Notre Dame is a story of miracles.
St. Julie Billiart’s life was a miracle several times over. There was the miracle of her survival through the French Revolution, the miracle of her recovery from paralysis, the miracle of those twelve years in which, from so very little, she formed an international congregation.
There are the miracles of healing through Julie’s intercession—one in Belgium, one in Brazil—upon which she was canonized fifty years ago this June.
There is the miracle in this country of how eight Sisters, nearly broke, only one of whom could speak English, debarked from a riverboat onto Cincinnati’s public landing. Within a score of years they built towering schools not only in Cincinnati but in the surrounding countryside—schools not just for the affluent but also for the poor.
And there are the miracles happening around us still, almost daily.
But how? How could Julie survive and her congregation prosper? How could the dying be healed when all was considered lost? How could schools requiring acres and acres of land and millions upon millions of bricks arise where before there’d been nary a classroom nor book for the poor?
God certainly, but also something else.
You, and people like you.
People of faith pulled Julie through the French Revolution, time and time again. People of faith attended to her in all her long years of physical suffering and convalescence. People of faith provided the financial wherewithal in those first lean years of the congregation.
And years later, people of faith oceans apart prayed hour upon hour for Julie’s intervention, and for healing. The doctors had left, but they stayed.
Today, people of faith support Sister Rebecca Trujillo, who runs one of the largest charities in Nicaragua, one that provides meaningful employment to people with special needs, many who before languished in poverty alongside their parents who could not for a minute leave them. Now, these same individuals are the employees of a successful yogurt factory, of a recycling business, of a business producing arts and crafts, of a café, and of a shop making wheelchairs from bicycles.
People of faith support Power Inspires Progress, which has provided job training to over a thousand impoverished adults in Cincinnati, many of whom are climbing back from addiction and incarceration. Sister Judy Tensing and Sister Marietta Fritz are helping not only with employable skills but with employable habits and employable attitudes. And they’re helping so many land that first job on the way to self-sufficiency.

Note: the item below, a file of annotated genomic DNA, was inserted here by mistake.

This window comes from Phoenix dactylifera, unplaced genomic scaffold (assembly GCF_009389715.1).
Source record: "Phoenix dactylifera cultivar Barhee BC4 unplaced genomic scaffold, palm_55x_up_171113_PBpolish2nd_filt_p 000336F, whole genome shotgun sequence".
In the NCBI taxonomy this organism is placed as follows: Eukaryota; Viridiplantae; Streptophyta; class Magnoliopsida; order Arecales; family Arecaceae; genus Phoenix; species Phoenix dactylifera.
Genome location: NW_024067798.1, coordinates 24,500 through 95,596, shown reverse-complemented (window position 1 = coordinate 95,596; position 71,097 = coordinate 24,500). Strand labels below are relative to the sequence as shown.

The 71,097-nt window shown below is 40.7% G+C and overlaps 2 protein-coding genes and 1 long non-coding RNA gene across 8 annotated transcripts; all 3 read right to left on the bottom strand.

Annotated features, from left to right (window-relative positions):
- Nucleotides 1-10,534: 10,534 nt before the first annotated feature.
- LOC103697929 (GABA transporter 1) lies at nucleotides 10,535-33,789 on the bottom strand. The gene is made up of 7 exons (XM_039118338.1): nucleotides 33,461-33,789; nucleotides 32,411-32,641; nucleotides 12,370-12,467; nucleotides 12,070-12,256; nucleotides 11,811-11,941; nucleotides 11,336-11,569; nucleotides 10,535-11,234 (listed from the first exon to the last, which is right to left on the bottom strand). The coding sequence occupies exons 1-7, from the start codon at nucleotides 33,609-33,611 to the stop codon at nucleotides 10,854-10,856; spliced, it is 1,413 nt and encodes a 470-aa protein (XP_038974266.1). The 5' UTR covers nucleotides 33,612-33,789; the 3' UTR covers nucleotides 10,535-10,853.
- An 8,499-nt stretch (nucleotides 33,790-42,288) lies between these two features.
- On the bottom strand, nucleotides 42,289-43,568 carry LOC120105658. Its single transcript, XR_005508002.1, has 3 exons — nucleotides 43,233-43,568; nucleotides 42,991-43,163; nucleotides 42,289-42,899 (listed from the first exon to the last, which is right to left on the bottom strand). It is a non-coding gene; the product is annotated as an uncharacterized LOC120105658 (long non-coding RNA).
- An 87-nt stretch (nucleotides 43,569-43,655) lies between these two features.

And even as Sisters Judy and Marietta are doing this, in Africa our Sisters are drilling boreholes and building photovoltaic power systems, providing clean water and electricity to villagers who have never before had them.
To the immigrant family of a hundred and seventy years ago, a family for the first time sending their children to school, were not the schools of the Sisters miracles? To a mother in Nicaragua in a dirt-floored shack, who is unable to work because of the day-in and day-out care required by her disabled child, care that no one else is willing to provide, is not the appearance of medical treatment, a sheltered workshop, and a loving support group a miracle?
God makes miracles happen, but so do you. God puts the desire to do good in all our hearts, but it is you, as a supporter of Notre Dame, who puts that goodness into action, who takes the first and subsequent steps in building the schools, in funding the yogurt factory, in providing job training to adults almost to the point of throwing in the towel, to saving young children in Africa because now they can drink a cup of water without fear of illness or even death.
We today are in schools for the underserved. We are in service to people who are poor. We are in places where others have left. We are there that the miracles can happen, miracles made possible both by God and by you.
In this time of Lent, please support us as we make manifest the miracle of God’s love and compassion in the world. Give now.